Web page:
Friday, July 27, 2007

British Noir, 1: Hell is A City

Hell is a City, 1960, 96 minutes, Hammer Films, Starring Stanley Baker, Maxine Audley, John Crawford, Vanda Godsell, Charles Houston, Peter Madden, Warren Mitchell, Donald Pleasence, Joseph Tomelty, Billie Whitelaw. Cinematography Arthur Grant, Editor James Needs, Original Music Stanley Black, Written by Val Guest from a novel by Maurice Procter, Produced by Michael Carreras, Directed by Val Guest.

Recently I picked up the book Hardboiled Hollywood, by Max Décharné at the library for some easy reading on the subways. The book analyses the background of a dozen or so gangster movies, films noir, etc.. Per the title, most of the films were made in Hollywood, but there were 2 chapters on British Films (the author lives part of the time in London). The first was Hell Is a City, which I had really never heard of before. It is a hard-boiled British police procedural starring Stanley Baker, with Donald Pleasance and Billie Whitelaw in the cast, directed by Val Guest (best known for the science fiction films Quartermass and the Pit and The Day the Earth Caught Fire) and shot on location in Manchester. Made by Hammer Films, who are much more well known for their horror films from the same period, but who did quite a few crime films as well. Sounded like something worth checking out. As it turns out, there are copies of a DVD (with commentary by the Director) going for sale at Amazon resellers for under three dollars, which came out to about $5.50 with shipping. So who could say no to that?

I’m glad I did, it is a nice crime story, with very good performances by Baker, Pleasance, Whitelaw and John Crawford (an American living in England at the time) who plays an escaped convict who returns to Manchester to get some loot from the robbery that put him in prison in the first place. He has also said when arrested that he would have revenge on Baker for arresting him in the first place. Baker is a detective with a miserable home life; he constantly argues with his wife, at one point saying she should justify her existence by having a couple of kids! Whitelaw is an old girlfriend of Crawford’s, now married to Pleasance. Soon after escaping, Crawford leads a robbery of a payroll being delivered for Pleasance, and in the course of the robbery a woman working for Pleasance is killed Complications ensue, but I am not going to discuss the entire plot as it is worth discovering on your own.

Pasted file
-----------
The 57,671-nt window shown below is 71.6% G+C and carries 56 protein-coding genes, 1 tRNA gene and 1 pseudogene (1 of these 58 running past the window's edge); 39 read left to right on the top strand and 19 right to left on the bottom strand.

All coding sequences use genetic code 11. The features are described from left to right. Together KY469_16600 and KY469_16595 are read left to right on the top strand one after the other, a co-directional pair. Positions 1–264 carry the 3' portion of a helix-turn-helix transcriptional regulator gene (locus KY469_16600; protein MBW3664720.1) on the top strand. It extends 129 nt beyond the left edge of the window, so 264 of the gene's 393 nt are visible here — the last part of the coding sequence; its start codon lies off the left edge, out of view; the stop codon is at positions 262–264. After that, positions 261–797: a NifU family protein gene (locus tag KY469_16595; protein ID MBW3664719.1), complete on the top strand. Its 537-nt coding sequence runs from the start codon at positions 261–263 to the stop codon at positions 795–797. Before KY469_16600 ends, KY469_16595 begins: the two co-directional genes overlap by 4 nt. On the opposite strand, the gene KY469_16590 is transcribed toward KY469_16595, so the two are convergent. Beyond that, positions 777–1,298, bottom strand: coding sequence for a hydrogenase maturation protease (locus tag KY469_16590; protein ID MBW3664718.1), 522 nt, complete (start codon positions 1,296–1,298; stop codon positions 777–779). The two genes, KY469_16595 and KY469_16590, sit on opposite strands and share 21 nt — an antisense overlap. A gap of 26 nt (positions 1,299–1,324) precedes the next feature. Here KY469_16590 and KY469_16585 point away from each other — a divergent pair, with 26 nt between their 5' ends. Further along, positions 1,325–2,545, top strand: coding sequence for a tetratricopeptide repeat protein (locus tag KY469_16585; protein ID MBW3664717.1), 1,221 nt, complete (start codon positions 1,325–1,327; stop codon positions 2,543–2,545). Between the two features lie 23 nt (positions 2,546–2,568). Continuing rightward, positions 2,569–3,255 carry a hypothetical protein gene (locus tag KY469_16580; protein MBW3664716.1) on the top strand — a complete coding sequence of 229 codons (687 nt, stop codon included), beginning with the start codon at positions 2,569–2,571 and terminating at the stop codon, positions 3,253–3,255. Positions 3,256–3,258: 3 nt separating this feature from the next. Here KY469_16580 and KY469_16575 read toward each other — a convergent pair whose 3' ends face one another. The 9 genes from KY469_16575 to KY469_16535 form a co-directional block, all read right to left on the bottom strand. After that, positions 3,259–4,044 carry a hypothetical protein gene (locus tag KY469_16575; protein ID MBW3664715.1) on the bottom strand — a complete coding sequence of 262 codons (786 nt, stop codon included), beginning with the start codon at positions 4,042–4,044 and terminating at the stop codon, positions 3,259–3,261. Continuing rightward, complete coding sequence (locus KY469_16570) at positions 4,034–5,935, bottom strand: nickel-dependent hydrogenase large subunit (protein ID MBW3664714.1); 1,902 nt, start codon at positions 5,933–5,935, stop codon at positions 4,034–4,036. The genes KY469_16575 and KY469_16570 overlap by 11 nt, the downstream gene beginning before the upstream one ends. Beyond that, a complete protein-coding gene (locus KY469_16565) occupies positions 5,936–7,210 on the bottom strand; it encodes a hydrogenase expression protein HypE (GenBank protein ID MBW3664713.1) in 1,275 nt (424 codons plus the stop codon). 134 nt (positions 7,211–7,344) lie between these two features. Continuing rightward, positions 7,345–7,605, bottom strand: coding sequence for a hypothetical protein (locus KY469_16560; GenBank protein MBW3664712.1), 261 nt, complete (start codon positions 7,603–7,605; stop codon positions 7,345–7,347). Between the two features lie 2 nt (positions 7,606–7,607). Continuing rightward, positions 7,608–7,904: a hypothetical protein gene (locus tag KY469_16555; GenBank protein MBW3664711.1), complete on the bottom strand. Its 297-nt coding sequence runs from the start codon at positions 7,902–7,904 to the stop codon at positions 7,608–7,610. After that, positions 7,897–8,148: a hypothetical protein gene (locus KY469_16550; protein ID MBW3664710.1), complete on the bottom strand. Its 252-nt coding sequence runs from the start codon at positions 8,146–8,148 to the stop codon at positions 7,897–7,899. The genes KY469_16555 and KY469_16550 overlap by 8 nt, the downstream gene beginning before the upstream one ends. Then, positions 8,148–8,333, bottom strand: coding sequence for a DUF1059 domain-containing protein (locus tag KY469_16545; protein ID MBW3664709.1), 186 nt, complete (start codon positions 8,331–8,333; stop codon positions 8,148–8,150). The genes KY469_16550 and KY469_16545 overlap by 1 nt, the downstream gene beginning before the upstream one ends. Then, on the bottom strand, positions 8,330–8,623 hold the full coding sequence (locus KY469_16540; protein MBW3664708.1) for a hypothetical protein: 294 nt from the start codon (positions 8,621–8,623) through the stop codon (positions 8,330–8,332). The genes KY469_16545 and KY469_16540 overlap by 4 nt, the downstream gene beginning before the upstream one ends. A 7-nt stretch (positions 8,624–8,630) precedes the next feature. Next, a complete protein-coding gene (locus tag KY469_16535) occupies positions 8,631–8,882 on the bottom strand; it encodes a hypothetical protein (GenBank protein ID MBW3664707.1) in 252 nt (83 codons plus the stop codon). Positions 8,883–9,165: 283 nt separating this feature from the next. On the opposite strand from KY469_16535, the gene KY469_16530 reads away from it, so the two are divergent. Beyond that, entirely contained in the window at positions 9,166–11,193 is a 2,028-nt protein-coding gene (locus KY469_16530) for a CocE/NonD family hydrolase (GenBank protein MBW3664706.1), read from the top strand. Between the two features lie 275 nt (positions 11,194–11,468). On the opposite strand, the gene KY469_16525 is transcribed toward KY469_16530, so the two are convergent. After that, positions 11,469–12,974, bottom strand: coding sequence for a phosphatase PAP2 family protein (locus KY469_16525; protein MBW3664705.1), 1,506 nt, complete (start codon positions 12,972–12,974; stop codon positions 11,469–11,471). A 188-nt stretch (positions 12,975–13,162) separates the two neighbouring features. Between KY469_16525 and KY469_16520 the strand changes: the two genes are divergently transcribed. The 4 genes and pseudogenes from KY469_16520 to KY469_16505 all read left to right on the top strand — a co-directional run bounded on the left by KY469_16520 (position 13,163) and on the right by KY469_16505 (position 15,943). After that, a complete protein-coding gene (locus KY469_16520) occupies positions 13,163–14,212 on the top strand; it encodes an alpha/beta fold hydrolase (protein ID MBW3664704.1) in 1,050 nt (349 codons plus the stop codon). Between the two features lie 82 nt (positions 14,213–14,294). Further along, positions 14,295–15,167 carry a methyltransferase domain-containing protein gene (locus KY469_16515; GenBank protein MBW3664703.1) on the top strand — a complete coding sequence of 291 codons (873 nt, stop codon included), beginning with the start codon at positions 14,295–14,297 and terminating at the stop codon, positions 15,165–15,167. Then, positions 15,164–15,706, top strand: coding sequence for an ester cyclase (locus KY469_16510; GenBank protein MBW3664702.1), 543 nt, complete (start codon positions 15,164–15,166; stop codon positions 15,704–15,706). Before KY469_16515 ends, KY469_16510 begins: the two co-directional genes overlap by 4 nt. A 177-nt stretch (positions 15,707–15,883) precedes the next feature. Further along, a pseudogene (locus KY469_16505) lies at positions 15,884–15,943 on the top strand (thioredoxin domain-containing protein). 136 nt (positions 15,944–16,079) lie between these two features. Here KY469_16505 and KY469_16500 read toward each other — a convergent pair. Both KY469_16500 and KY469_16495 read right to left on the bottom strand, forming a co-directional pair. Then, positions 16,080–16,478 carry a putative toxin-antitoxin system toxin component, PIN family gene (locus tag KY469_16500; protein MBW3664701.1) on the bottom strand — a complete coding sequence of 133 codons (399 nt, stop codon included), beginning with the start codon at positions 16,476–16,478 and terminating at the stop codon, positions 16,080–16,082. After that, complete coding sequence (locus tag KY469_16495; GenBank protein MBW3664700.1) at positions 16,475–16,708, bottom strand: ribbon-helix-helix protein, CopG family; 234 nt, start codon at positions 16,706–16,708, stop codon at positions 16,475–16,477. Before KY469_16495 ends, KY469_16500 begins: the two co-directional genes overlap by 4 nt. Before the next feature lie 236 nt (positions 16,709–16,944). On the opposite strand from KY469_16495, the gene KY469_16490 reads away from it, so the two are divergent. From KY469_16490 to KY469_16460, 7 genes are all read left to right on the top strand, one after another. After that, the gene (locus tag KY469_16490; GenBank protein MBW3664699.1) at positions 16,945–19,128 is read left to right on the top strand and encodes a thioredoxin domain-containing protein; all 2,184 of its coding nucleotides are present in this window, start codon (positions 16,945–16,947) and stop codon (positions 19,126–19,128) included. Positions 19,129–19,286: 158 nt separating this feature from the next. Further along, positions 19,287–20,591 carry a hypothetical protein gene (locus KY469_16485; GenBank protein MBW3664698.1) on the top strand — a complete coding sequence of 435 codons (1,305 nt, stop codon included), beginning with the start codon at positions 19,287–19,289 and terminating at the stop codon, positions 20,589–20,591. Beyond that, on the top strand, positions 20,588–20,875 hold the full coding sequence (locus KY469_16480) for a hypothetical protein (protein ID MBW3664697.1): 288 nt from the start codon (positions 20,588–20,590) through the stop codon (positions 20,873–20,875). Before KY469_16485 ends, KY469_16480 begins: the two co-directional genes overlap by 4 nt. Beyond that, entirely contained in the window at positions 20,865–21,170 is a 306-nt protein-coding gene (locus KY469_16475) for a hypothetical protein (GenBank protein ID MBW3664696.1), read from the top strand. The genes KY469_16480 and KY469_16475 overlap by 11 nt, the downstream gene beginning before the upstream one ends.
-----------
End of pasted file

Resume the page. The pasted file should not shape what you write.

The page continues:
This film is well shot, with lots of great atmospheric location work in Manchester, including some scenes in a local pub and a nice rooftop chase scene at the end. The film aside from whatever plot machinations are going on, gives you a nice feel for life in the times, and a very particular feel for the Manchester location.

The commentary track by Guest and Ted Newsom is entertaining, though Guest as writer-director, is a little self-serving, claiming ideas were his that came from the book. For example, he says the book was set in Canada, this despite author Maurice Procter’s history as a police inspector in Manchester before turning to writing. But overall, it was good to here from his point of view on the film, while he still had a chance to tell it. There is also an alternative ending to the movie, which was actually from the book, but was not used in the released film.

All in all, well worth checking out.

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